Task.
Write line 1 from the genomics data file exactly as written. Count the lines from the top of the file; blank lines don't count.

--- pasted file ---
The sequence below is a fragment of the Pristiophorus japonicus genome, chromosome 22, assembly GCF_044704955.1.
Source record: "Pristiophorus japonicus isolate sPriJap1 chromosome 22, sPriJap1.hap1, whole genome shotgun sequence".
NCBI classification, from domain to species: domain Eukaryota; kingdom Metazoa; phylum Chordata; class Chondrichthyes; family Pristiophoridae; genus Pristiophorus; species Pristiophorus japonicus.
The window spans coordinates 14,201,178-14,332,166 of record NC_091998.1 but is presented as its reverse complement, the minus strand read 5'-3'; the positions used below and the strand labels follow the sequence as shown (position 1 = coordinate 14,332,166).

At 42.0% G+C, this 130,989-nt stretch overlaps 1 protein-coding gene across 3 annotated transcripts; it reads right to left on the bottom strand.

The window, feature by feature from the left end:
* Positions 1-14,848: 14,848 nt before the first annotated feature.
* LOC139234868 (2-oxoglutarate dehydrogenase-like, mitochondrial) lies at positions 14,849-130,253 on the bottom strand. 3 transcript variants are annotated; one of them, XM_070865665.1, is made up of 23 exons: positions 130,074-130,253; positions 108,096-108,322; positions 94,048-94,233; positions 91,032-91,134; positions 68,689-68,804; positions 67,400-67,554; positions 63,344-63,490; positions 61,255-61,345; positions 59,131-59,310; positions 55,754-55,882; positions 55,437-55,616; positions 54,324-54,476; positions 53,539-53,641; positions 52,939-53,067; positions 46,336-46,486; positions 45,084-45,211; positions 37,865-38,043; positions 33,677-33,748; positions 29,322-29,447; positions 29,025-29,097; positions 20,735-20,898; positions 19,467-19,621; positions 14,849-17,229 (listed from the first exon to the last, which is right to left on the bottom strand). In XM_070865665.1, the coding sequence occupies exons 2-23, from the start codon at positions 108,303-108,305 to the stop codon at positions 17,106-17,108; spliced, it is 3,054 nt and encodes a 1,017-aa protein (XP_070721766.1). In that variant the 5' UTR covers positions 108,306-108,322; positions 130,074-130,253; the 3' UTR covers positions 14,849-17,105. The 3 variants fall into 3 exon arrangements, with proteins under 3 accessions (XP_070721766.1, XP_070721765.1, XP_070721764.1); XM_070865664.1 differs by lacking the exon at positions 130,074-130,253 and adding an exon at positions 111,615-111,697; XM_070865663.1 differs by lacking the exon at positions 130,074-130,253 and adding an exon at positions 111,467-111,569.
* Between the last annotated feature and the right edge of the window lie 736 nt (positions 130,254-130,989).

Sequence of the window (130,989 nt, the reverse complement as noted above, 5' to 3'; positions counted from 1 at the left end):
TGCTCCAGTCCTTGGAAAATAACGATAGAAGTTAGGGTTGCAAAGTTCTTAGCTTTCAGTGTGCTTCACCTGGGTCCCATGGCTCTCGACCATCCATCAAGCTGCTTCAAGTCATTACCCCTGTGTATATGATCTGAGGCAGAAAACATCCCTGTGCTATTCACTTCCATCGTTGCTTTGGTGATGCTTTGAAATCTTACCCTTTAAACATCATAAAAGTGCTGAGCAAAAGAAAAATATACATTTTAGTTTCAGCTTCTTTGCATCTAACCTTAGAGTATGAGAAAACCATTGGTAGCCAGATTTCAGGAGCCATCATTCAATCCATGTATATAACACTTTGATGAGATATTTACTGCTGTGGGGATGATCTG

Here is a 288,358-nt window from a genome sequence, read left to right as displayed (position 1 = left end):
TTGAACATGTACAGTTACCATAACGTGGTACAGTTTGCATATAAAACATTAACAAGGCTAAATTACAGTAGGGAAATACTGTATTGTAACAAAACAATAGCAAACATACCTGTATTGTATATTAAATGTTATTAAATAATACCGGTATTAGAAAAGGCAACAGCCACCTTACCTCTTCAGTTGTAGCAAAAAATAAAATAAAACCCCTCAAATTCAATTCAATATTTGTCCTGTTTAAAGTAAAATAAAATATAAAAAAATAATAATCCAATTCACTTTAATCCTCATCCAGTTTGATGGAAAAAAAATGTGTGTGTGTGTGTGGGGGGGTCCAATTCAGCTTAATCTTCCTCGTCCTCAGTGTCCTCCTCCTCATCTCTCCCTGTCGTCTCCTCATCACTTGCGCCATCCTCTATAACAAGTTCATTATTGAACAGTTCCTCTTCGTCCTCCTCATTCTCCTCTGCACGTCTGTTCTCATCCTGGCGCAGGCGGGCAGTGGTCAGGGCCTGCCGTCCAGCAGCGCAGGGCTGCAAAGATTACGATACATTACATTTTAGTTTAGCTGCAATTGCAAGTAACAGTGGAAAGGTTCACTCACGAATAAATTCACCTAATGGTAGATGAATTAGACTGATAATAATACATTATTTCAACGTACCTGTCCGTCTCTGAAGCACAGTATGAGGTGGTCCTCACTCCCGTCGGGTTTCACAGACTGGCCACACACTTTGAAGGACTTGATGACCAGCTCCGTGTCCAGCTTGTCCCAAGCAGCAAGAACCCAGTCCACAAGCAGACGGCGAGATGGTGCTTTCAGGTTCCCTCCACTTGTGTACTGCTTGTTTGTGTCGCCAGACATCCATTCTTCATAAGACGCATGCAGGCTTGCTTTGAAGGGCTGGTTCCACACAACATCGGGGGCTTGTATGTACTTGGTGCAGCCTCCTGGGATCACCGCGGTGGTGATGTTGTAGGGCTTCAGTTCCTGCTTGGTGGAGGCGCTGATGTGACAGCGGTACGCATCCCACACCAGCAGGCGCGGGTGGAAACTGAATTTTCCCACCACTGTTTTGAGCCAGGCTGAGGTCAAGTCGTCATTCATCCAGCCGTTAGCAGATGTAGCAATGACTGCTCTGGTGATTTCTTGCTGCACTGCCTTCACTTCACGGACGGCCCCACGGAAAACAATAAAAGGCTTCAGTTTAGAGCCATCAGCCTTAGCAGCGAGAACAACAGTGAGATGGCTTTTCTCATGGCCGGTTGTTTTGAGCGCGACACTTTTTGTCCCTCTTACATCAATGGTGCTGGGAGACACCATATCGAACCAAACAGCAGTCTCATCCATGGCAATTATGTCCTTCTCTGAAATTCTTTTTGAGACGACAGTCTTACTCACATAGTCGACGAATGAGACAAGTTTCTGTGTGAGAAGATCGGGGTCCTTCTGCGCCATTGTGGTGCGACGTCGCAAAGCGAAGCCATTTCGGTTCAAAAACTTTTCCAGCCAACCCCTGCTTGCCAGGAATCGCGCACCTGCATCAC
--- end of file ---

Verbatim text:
The sequence below is a fragment of the Pristiophorus japonicus genome, chromosome 22, assembly GCF_044704955.1.